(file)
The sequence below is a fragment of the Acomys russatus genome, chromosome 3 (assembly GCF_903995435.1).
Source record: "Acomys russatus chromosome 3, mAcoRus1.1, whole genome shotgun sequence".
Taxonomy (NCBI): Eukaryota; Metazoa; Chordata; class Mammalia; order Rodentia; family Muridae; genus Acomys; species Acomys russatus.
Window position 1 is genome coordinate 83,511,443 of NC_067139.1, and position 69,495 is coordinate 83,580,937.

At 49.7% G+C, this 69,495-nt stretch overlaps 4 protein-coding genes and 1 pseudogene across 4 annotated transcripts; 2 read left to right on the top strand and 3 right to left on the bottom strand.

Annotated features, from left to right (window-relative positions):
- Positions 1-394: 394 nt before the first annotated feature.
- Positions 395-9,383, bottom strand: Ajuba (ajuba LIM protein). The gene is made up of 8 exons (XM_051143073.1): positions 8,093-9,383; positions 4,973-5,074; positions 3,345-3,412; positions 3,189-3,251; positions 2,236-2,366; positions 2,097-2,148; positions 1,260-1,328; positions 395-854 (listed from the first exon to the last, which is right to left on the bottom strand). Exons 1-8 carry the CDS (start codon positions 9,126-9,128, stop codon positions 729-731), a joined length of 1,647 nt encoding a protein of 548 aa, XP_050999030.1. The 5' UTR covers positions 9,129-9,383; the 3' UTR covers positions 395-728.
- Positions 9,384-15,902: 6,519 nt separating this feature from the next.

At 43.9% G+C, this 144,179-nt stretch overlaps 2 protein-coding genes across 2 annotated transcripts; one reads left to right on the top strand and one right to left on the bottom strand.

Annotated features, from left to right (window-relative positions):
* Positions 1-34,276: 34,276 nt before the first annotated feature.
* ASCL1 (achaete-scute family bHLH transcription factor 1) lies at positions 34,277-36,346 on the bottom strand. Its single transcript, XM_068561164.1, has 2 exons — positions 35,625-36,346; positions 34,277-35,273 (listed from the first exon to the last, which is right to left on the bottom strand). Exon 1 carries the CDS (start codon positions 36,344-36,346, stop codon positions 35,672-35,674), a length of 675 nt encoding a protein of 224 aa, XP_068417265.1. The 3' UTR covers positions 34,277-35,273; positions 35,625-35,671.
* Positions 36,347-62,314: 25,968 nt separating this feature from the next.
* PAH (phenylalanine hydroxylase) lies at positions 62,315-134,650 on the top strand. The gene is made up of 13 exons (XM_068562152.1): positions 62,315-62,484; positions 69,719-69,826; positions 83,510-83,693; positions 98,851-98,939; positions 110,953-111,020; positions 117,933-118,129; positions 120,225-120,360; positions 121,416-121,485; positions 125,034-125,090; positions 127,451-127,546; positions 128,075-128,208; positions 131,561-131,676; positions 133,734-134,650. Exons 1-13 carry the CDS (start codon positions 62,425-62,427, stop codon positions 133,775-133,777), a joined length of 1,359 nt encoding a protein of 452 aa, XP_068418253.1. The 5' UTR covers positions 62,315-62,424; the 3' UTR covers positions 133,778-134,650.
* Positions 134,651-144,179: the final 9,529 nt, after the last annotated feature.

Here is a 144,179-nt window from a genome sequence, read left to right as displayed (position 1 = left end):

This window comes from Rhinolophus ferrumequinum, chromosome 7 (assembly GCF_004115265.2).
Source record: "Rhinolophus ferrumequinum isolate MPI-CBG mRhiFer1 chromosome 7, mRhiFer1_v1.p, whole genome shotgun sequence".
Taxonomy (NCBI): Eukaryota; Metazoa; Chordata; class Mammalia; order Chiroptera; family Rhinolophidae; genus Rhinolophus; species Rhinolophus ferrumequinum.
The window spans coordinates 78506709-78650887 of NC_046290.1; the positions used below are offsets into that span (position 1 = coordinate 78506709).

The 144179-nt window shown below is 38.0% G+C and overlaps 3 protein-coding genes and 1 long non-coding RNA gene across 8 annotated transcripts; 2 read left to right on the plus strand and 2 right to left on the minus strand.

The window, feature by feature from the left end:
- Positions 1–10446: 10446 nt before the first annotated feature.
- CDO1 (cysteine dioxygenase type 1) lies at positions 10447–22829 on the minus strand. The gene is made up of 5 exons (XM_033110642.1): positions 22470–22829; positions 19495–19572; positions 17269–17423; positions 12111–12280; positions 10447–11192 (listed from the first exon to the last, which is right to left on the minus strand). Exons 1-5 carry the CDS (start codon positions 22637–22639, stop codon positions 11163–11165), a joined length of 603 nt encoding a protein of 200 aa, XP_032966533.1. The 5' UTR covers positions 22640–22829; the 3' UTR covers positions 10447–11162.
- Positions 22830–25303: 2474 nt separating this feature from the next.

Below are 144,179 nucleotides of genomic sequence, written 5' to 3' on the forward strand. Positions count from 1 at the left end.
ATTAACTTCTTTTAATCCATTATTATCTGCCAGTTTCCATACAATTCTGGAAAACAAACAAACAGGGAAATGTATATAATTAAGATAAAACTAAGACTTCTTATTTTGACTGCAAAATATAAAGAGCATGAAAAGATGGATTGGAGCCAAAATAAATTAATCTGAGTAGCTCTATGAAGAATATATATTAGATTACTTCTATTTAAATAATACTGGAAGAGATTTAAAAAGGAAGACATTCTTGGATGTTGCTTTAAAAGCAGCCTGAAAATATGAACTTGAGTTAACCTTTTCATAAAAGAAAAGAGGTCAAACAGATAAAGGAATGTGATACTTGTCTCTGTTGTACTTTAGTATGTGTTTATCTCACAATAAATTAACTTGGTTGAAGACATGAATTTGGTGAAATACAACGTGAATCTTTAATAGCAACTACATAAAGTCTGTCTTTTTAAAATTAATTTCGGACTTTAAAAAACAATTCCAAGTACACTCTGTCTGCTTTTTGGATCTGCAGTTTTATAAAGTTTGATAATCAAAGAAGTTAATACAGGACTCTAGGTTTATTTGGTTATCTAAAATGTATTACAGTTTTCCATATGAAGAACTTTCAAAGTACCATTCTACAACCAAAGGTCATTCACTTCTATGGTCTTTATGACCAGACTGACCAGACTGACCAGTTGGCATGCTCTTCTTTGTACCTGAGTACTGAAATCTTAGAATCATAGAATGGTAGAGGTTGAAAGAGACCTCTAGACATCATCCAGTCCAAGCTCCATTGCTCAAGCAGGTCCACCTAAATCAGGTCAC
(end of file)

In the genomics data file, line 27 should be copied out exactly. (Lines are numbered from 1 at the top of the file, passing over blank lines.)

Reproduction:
Below are 144,179 nucleotides of genomic sequence, written 5' to 3' on the forward strand. Positions count from 1 at the left end.